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Exodus 17:5-7 finishes up the second water story arc with a bang. God tells Moses to gather the elders and walk ahead of the group to Horeb. Horeb was also the name of the mountain where Moses saw the burning bush, but there’s no way to tell if we’re still talking about the same place. God tells Moses that he will be standing by a rock waiting for them. This must have been a big deal to the elders! I can bet they were giddily talking amongst themselves the whole way there, “We’re finally going to meet God! I can’t believe it!” It also must have pissed off the rest of the Israelites, but I guess when you’re going to do magical God stuff, it’s best that there aren’t a bunch of people around to see it, I mean, you don’t want to ruin their faith, right? ;-)

So, Moses heads over to Horeb, and, as expected, God is nowhere to be seen. Although, it’s probably for the best since to look upon God’s face is to sacrifice your life (except all the times when it isn’t). How Moses found the correct rock without God to guide him is not in the bible, so you’ll have to use your imagination. But when he did find the correct rock, he struck it with his staff, per God’s command, and a great deluge of water was released. Enough water flowed out to service all of the Israelites. Of course, they’re all back in Rephidim, so this doesn’t do them a lick of good. Again, use your imagination, maybe the magic water created a magic river that magically flowed to the Israelites… magically.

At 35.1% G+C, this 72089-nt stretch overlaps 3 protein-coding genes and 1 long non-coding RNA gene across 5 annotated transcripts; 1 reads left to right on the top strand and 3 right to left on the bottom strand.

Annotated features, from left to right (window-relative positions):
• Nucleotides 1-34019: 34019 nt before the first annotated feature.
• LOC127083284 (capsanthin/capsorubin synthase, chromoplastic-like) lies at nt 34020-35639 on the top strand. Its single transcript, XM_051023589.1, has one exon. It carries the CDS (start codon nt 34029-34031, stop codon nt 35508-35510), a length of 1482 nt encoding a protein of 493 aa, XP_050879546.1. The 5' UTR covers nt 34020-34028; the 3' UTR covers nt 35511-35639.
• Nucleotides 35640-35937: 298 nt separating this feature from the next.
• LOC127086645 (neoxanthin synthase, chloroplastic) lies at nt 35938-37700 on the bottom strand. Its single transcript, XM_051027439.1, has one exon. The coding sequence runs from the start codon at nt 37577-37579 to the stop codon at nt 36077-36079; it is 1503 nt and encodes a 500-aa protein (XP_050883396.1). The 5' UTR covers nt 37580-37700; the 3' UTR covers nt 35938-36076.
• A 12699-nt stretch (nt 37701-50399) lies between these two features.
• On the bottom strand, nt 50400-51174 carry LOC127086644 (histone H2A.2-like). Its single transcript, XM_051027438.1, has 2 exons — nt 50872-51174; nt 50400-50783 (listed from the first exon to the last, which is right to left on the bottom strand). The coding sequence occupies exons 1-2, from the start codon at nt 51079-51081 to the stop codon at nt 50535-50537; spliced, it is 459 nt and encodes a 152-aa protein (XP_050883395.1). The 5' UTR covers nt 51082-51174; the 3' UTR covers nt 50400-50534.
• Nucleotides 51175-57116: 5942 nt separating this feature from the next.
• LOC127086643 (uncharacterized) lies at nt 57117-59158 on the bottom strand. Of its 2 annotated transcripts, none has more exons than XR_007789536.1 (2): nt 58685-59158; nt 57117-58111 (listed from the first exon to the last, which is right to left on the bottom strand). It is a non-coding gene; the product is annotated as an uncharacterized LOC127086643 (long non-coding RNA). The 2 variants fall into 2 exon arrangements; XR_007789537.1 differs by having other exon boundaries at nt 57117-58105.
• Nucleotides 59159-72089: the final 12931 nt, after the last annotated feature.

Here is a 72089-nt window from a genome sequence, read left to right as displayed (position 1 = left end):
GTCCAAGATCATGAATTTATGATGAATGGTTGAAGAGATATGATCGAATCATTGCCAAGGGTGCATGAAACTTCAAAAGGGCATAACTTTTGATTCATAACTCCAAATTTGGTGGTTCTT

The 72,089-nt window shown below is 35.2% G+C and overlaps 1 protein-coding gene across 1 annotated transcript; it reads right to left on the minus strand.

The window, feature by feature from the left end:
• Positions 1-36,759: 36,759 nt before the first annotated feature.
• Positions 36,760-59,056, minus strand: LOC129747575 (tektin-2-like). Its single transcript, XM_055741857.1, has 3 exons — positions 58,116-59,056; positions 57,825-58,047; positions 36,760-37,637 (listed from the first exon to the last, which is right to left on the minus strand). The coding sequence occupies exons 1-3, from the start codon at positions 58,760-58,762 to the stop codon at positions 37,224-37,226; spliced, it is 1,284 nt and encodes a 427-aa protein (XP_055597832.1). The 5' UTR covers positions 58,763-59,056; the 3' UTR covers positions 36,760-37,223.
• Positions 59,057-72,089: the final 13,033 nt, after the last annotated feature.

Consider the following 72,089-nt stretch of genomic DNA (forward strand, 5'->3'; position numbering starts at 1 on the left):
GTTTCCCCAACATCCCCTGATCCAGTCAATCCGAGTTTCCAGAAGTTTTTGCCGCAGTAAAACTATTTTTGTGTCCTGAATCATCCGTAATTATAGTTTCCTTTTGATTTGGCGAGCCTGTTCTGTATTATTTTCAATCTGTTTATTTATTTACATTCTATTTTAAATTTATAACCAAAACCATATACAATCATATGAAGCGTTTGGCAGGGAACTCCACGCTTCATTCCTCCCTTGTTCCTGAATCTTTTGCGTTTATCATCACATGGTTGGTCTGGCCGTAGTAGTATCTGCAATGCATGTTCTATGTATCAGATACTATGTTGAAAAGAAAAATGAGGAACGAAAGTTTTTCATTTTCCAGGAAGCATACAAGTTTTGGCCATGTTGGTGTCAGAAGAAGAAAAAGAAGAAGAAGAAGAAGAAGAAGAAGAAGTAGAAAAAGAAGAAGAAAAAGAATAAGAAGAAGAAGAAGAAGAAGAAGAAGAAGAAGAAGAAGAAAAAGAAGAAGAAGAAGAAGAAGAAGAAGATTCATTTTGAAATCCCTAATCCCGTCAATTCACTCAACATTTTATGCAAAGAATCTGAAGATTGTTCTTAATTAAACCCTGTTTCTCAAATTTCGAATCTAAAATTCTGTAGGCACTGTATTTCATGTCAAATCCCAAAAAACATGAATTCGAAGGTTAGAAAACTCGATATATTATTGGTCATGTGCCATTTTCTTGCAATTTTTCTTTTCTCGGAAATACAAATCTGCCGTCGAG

Finally, Moses decides to give this new wellspring a fitting name. He settles on Massah, which means “temptation”, because the Israelites, in their cowardly desire not to die of thirst, tempted God (and I bet you didn’t even know it was possible to tempt God!). But one name just isn’t good enough for Moses, so he adds a second and calls the place Meribah, which means “contention”, because the Israelites struggled with the Lord. I trust I don’t have to point out that giving two names to the same place at the same time isn’t how things are normally done? Two different tribes having two names for the same place seems just a tad more likely.



Larqua writes:


This is actually made out to be Moses one sin, God supposedly told him that he was supposed to simply tell the rock to pour forth water or something along those lines, and he instead used his staff. be continuous I guess? what with all the other "miracles" supposedly performed with it.

That's what I learned in sunday school anyway. It completely ignores the fact that he murdered that Egyptian a while back but hey he was just a heathen so who cares about him.

Yeshivakid writes:


@Larqua: That was the second time this occurs. The first time god did tell Moses to hit the rock, the second he told him to speak to it.

Connor writes:


*tft* This story is Horeble.


Oh the irony!